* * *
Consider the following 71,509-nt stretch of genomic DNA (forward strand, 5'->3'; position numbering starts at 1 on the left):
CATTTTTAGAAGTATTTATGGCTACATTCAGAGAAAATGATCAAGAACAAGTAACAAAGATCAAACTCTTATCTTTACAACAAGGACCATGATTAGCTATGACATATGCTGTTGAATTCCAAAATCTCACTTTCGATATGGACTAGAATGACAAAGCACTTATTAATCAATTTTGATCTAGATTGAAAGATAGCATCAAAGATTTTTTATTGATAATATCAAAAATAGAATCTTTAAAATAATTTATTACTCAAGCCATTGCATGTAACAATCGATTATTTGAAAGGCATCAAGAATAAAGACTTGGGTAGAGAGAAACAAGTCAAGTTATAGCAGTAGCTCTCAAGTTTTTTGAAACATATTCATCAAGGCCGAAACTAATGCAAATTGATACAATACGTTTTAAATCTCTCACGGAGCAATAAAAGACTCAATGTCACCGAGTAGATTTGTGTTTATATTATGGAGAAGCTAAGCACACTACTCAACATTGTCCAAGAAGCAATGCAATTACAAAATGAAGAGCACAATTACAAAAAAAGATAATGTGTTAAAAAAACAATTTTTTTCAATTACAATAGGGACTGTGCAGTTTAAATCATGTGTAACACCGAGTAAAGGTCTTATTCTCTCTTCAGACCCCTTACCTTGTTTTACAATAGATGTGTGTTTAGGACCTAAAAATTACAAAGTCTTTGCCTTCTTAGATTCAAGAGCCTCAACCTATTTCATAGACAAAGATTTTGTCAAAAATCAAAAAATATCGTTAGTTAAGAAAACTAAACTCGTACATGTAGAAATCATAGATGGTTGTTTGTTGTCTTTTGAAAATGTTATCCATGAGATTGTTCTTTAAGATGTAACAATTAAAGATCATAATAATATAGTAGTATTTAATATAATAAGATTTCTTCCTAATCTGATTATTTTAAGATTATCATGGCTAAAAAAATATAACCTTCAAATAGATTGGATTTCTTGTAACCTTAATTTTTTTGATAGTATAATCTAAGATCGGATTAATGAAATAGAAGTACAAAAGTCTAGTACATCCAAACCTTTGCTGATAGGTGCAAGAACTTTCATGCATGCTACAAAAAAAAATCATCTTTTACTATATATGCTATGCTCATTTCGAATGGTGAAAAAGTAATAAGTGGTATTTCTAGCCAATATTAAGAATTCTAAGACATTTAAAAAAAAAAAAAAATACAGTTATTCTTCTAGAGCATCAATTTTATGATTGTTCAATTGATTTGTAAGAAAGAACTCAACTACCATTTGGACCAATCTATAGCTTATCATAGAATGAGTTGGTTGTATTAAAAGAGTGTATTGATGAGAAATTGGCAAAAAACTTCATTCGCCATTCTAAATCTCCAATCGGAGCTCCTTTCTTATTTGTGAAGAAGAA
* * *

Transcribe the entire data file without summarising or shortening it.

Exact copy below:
Consider the following 71,509-nt stretch of genomic DNA (forward strand, 5'->3'; position numbering starts at 1 on the left):
CATTTTTAGAAGTATTTATGGCTACATTCAGAGAAAATGATCAAGAACAAGTAACAAAGATCAAACTCTTATCTTTACAACAAGGACCATGATTAGCTATGACATATGCTGTTGAATTCCAAAATCTCACTTTCGATATGGACTAGAATGACAAAGCACTTATTAATCAATTTTGATCTAGATTGAAAGATAGCATCAAAGATTTTTTATTGATAATATCAAAAATAGAATCTTTAAAATAATTTATTACTCAAGCCATTGCATGTAACAATCGATTATTTGAAAGGCATCAAGAATAAAGACTTGGGTAGAGAGAAACAAGTCAAGTTATAGCAGTAGCTCTCAAGTTTTTTGAAACATATTCATCAAGGCCGAAACTAATGCAAATTGATACAATACGTTTTAAATCTCTCACGGAGCAATAAAAGACTCAATGTCACCGAGTAGATTTGTGTTTATATTATGGAGAAGCTAAGCACACTACTCAACATTGTCCAAGAAGCAATGCAATTACAAAATGAAGAGCACAATTACAAAAAAAGATAATGTGTTAAAAAAACAATTTTTTTCAATTACAATAGGGACTGTGCAGTTTAAATCATGTGTAACACCGAGTAAAGGTCTTATTCTCTCTTCAGACCCCTTACCTTGTTTTACAATAGATGTGTGTTTAGGACCTAAAAATTACAAAGTCTTTGCCTTCTTAGATTCAAGAGCCTCAACCTATTTCATAGACAAAGATTTTGTCAAAAATCAAAAAATATCGTTAGTTAAGAAAACTAAACTCGTACATGTAGAAATCATAGATGGTTGTTTGTTGTCTTTTGAAAATGTTATCCATGAGATTGTTCTTTAAGATGTAACAATTAAAGATCATAATAATATAGTAGTATTTAATATAATAAGATTTCTTCCTAATCTGATTATTTTAAGATTATCATGGCTAAAAAAATATAACCTTCAAATAGATTGGATTTCTTGTAACCTTAATTTTTTTGATAGTATAATCTAAGATCGGATTAATGAAATAGAAGTACAAAAGTCTAGTACATCCAAACCTTTGCTGATAGGTGCAAGAACTTTCATGCATGCTACAAAAAAAAATCATCTTTTACTATATATGCTATGCTCATTTCGAATGGTGAAAAAGTAATAAGTGGTATTTCTAGCCAATATTAAGAATTCTAAGACATTTAAAAAAAAAAAAAAATACAGTTATTCTTCTAGAGCATCAATTTTATGATTGTTCAATTGATTTGTAAGAAAGAACTCAACTACCATTTGGACCAATCTATAGCTTATCATAGAATGAGTTGGTTGTATTAAAAGAGTGTATTGATGAGAAATTGGCAAAAAACTTCATTCGCCATTCTAAATCTCCAATCGGAGCTCCTTTCTTATTTGTGAAGAAGAA